That's probably a reasonable price. On WorldCat (on-line library catalog) I find 38 copies in libraries and 11 more that have it on microform.

>"The Golden Sheaf" is reasonable, but does it have the sheet
>music?

If by "sheet music" you mean "musical score," yes.


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Subject: RE: Origins: Red River Valley, Gaelic?
From: George Seto - af221@chebucto.ns.ca
Date: 03 Aug 05 - 02:46 PM

Thanks, John. Immeasurable help. Now for the blickies:


Bunk Johnson We will Walk Through The Streets of the City

1961 - Humphrey, Percy - We Shall Walk Through the Streets of the City

FW02856 Doc Paulin's Marching Band : Folkways Recording

60 jazz recordings of "We Will/Shall Walk through the Streets of the City


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Subject: Lyr Add: IN THE BRIGHT MOHAWK VALLEY (Kerrigan)
From: GUEST,John Garst
Date: 05 Aug 05 - 04:45 PM

Q sez:
>To date, no one seems to have found the 'ghost' song,
>"Bright Mohawk Valley" by Kerrigan. Its existence is doubtful,
>as noted before.

I just went over to the library and copied Edith Fowke, "'The Red River Valley' Re-Examined," Western Folklore 23 (1964), 163-171. If she didn't see Kerrigan's sheet music, she surely faked it well. Sandburg, the Lomaxes, and Spaeth all refer to it. Fowke gives the following information.

IN THE BRIGHT MOHAWK VALLEY
Words and music by James J. Kerrigan
New York: Howley, Haviland & Co.
Copyright 1896
Sheet music

Oh they say from this valley you're going,
We shall miss your sweet face and bright smile,
You will take with you all the sunshine
That has gladdened our hearts for awhile.

I have waited a long time my darling,
For those words that your lips ne'er would say,
Now the hope from my heart has departed,
And I'm told you're going away.

Chorus:
For the sake of the past, do not leave me,
Do not hasten to bid me adieu!
Oh, remain in this bright Mohawk valley,
With the fond heart that lives but for you.

Do you think of the valley you're leaving?
Oh, how dreary 'twill be when you go,
Have you thought of the heart, so lonely,
That has loved you and cherished you so.

Tell me not that our lives must be severed,
Give me back, love, the smile once so dear,
Oh! this valley would lost (sic) all its brightness,
If its fairest of flow'rs were not here.

At a brief glance, Fowke's paper seems to make an excellent case for a Canadian genesis of "Red River Valley."

Included among the testimonials is the following:

"Some years ago a friend whose home was in Montreal told me that at one time a crack Canadian regiment had been stationed in the Red River Valley locality. The officers were well thought of socially, but seem to have philandered among the Indian girls to some extent. The white girls, of course, resented this, and at a farewell ball given to the officers on the occasion of their transfer, the young lady who had composed this song rose and sang it, much to the embarrassment of the ones at whom it was aimed."

This is cited as being from the Robert Winslow Gordon collection, item no. 3133.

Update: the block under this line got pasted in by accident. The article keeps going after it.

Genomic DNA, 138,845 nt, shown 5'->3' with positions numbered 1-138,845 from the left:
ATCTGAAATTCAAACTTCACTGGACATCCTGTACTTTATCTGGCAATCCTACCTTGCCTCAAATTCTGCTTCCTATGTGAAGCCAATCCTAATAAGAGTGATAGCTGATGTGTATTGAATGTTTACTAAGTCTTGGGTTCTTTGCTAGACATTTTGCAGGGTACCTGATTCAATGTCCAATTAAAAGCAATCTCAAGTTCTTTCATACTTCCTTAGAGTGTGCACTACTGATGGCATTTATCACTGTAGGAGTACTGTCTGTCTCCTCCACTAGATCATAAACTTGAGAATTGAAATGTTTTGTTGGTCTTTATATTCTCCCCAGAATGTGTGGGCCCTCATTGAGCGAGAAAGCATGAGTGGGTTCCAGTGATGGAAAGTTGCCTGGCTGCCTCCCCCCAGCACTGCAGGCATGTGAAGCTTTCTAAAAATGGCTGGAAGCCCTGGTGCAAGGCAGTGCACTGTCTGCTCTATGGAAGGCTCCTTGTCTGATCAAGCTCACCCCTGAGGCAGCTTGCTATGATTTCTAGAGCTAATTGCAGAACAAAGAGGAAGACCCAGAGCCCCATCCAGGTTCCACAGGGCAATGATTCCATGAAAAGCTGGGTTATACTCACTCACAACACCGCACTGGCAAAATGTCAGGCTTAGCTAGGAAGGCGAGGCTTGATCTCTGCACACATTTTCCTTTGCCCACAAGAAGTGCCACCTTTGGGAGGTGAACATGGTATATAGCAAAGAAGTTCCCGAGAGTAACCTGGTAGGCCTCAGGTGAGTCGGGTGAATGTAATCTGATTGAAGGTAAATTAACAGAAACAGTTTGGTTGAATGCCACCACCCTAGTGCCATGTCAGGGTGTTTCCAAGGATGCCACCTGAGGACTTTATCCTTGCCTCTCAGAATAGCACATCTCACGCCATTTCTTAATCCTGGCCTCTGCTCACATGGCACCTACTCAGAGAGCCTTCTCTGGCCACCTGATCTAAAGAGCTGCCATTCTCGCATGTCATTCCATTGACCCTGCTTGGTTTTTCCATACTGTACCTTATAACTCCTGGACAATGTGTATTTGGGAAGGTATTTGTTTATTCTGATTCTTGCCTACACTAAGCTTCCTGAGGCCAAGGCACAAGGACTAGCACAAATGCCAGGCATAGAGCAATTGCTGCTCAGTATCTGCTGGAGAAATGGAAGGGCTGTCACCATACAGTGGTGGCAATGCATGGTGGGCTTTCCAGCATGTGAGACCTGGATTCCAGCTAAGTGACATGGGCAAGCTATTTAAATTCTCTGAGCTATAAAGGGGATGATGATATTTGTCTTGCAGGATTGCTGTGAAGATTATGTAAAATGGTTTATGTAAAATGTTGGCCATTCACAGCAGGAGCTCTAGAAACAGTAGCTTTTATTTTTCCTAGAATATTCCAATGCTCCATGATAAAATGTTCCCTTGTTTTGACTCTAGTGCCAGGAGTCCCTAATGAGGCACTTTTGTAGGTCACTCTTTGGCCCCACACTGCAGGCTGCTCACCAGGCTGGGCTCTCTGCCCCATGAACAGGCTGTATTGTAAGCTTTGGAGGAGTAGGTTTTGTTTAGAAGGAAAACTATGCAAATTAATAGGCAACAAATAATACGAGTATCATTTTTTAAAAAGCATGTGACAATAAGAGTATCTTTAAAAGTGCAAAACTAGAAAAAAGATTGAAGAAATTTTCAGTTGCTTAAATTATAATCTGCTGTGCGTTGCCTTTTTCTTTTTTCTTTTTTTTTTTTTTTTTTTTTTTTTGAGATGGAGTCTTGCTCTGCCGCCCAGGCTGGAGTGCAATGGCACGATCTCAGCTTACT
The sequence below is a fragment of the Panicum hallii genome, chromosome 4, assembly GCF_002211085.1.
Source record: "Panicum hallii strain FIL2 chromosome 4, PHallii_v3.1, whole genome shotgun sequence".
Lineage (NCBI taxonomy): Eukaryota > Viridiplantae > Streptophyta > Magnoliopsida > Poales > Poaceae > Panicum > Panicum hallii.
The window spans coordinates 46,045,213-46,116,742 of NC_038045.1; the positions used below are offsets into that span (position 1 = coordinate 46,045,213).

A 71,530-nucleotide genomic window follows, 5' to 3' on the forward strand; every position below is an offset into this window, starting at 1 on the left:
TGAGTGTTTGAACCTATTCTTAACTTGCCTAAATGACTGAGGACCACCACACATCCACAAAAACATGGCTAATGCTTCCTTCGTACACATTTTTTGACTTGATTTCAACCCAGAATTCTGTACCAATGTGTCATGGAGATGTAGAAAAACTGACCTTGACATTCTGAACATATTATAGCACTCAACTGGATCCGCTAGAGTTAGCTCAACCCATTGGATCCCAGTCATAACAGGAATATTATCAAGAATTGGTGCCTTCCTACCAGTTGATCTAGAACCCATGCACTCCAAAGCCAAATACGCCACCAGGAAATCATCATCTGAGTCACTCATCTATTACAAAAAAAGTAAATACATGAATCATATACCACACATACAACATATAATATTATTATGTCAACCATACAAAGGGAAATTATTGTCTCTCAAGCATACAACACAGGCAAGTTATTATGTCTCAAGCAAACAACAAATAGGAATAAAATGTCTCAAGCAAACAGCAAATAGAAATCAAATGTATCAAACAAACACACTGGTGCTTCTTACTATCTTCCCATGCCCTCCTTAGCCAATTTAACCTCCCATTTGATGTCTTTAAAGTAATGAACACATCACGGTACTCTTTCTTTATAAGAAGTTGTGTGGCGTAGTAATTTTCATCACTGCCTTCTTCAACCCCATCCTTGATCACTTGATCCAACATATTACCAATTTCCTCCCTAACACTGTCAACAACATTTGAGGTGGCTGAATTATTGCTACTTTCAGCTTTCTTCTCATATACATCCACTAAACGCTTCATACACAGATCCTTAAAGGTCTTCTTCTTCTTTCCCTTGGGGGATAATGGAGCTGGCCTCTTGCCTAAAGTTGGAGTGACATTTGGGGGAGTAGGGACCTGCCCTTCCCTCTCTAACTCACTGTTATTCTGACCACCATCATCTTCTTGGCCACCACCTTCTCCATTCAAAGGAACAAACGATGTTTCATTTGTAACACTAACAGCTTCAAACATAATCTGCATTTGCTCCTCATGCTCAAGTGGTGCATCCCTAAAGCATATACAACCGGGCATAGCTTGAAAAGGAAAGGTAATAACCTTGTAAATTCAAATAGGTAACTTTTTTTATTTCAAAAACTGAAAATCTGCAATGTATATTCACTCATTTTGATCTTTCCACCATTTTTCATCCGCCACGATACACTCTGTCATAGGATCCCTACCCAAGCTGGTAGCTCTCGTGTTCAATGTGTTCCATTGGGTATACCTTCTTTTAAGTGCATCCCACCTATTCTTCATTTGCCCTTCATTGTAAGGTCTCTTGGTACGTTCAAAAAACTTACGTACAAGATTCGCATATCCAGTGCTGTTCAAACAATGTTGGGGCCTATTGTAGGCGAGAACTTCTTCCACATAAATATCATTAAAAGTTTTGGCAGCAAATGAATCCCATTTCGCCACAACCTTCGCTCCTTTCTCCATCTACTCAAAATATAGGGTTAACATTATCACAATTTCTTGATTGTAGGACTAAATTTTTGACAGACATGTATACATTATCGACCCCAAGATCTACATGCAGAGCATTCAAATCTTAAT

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Subject: RE: Origins: Red River Valley, Gaelic?
From: GUEST,John Garst
Date: 05 Aug 05 - 04:54 PM

More on Kerrigan:

From
http://www.itebooks.net/Bands/rubber-band-man-song/

"I found "The Bright Mohawk Valley" listed as f.5 in Box 2 in the Milne Special Collections and Archives at the University of New Hampshire Library. Closer to home, it turned up in the Library of Congress (call # M1622.K) with words and music by James J. Kerrigan and published in New York City in 1896."


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Subject: RE: Origins: Red River Valley, Gaelic?
From: GUEST,Frankham
Date: 05 Aug 05 - 05:27 PM

The Red River Valley is in Texas. The published version in the 1800's could possibly have been a copyrighted adaptation of the
song which could have predated that.

The problem with copyrighted versions of songs is that there is no
proof that they are the definitive originating versions.

Sam Hinton has stated that Barbara Allen was only saved as a song
in aural tradition because someone wrote it down. It was adapted
through other variants after that.

Here's the problem with folk songs. We can find an attributable
author to almost any song but there's no telling it's the first
authentic version of the song.

In some cases, there seems to be no doubt that there is an attribution before the song goes into aural transmission such as
Maud Irving's Wildwood Flower.

Remember, though, that many folksingers and songwriters put their names on traditional tunes that have been
floating around for decades such as folks like Guthrie, Dylan, and others.
Who really knows who composed these tunes originally? If you can
trace Red River Valley back to the 16th Century, you might have a point. Otherwise, it's up for grabs.

Frank Hamilton


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Subject: RE: Origins: Red River Valley, Gaelic?
From: Q (Frank Staplin)
Date: 05 Aug 05 - 05:52 PM

I had the Univ. New Hampshire Milne collection reference, before. Their copy is not by Kerrigan:
"The Bright Mohawk Valley
Copyright Date: 1935
Composer unknown, Lyricist unknown
Arranged by: Nick Manoloff
Performer: Patsy Montana
Publisher: Calumet Music Co."

Theit copy seems to be in a book of western songs published by Calumet.

The Library of Congress search Number 1622k turns up songs by Kuhns, Kelly, Keller and Kennedy under 'K' but no Kerrigan.
Search for James J. Kerrigan leads to a book on investing.
Lomax and Sandburg
Bright Mohawk Valley, or In the Bright Mohawk Valley (cited in Fuld)provide 0 results.

Still no beef. Did you get the text of the song from Fowke's paper?


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Subject: RE: Origins: Red River Valley, Gaelic?
From: Q (Frank Staplin)
Date: 05 Aug 05 - 06:05 PM